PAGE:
Ms. Brock’s book is the life story of Priscilla Messinger, a member of what is now known as “The Greatest Generation”. Married in 1940 to Dean Messinger, Priscilla lived through the Great Depression, World War II, and the economic recovery afterwards. Her life is an illustration of the American Dream: family, sacrifice, dedication, and finally success.
Theme of the Book
This is a true story of one member of a generation that, through dedication, hard work, patriotism, and love lived through one of the most turbulent eras in American history.
What I Liked About the Story
Victory on the Home Front paints an honest picture of life in the US in the 1930s and 1940s. The book is the result of both research and interviews with Priscilla Messinger, the protagonist. From the hard and dangerous work in the lumber camps of the Pacific Northwest through the struggles during World War II and on to peace time, Ms. Brock gives readers a true story of the time.
There are many revealing scenes in the book. There is the tension women felt as the “speeder”, the train that carried men to and from the forest for work, arrived off-schedule, meaning that an accident had happened. The reader feels the same fear as the women, wondering which of the men has been injured or killed. There are the touching scenes of separation as men leave for war, leaving their wives, sisters, mothers, and daughters behind. There is also the fear that rises when a telegram is about to be delivered. Those at home know that the telegram most often announces bad news. Scenes such as these are common in films, but personalizing them brings them to life.
One of the most important themes in the book is the change in women from before to after the war. Women who had been dependent on their husbands and fathers, became self-reliant and experienced “discoveries of untapped skills and unrecognized power”. The birth of both Rosie the Riveter and Wonder Woman during these years show how much potential, previously unused, came to the fore. There must have been many challenges to families when husbands came home. It’s too bad the author didn’t mention these at all.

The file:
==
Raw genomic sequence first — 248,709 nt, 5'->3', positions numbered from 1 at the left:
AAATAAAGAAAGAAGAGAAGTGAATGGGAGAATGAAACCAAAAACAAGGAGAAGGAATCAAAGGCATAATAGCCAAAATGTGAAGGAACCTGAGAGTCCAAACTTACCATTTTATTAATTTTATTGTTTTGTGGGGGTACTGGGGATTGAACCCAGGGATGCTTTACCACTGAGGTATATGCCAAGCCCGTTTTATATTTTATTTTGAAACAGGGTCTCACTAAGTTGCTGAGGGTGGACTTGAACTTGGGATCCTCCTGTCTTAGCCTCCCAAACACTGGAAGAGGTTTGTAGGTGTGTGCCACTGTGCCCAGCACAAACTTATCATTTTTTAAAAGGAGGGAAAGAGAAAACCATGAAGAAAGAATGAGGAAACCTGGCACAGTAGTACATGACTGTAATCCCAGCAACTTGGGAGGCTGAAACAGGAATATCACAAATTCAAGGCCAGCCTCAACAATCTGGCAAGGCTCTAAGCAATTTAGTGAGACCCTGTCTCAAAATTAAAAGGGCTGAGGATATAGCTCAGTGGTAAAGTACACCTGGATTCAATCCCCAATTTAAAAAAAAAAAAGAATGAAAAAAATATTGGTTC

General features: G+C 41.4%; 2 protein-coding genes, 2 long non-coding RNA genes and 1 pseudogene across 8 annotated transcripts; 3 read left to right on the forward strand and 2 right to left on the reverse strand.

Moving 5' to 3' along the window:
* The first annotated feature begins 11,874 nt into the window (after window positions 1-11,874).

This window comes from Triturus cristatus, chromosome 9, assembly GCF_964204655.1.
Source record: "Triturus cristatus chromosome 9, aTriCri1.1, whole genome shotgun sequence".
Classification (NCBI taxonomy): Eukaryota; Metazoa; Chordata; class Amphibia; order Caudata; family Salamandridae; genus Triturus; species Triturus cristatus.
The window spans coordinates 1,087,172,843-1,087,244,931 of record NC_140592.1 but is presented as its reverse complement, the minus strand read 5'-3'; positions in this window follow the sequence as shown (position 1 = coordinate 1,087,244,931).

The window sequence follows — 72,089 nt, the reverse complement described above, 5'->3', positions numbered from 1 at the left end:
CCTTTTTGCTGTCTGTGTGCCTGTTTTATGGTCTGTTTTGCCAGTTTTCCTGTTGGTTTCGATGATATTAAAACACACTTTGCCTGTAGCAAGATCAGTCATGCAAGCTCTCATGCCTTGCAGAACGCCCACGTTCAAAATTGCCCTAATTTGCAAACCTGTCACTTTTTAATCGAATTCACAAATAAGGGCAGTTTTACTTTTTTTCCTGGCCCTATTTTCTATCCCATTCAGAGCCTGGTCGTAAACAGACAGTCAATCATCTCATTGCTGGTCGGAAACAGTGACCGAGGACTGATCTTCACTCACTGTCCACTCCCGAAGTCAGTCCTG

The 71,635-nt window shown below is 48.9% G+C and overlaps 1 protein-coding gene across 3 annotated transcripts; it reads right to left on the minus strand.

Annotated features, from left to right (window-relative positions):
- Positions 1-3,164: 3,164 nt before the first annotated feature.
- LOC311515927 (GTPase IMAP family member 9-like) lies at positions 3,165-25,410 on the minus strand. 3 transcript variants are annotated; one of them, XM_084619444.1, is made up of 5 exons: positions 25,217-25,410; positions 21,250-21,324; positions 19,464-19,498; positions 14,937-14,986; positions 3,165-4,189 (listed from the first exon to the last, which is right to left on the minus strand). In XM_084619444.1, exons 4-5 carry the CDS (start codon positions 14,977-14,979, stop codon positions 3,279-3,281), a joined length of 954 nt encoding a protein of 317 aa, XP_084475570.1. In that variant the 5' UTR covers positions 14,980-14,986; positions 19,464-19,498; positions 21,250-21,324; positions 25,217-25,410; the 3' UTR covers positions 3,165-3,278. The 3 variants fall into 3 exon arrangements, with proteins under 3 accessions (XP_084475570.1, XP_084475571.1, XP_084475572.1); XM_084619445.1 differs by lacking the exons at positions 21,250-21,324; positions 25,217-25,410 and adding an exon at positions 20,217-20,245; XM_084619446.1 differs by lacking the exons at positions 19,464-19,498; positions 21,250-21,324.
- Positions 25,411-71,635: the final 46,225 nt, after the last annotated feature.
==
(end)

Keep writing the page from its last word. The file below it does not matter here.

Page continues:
What I Didn’t Like About the Story
While the first half of the book is both dramatic and emotional, the second half seems to be merely a list of places Priscilla Messinger lived while her husband, Dean, was working in Southeast Asia. Descriptions of Priscilla’s life in Asia make her sound like the typical ex-pat wife, shopping, going to the races, playing cards, and socializing. There is nothing particularly interesting in this.
Having read about Priscilla’s life, I do not feel that I know her at all. I know that she was hard-working, smart, and loving, but is this the picture of a real person or an ideal? Did Priscilla have no faults? As a work of history, the book has a lot to say about everyday life, but as a portrait of an individual, it is lacking. I would have liked to know more about both Priscilla and Dean as people.
Finally, there is a need for an editor. There are numerous vocabulary, tense, and grammar mistakes that an editor or proofreader could have eliminated.
For a glimpse of life for members of that generation who lived through the Depression and World War II, Victory on the Home Front is, at least in the first half, well researched and well thought out. As there are fewer and fewer members of this generation left to tell their stories, it is important for us to know and to remember their lives. Ms. Brock should have stopped at the end of the war as the rest of the book is much less informative and much less interesting.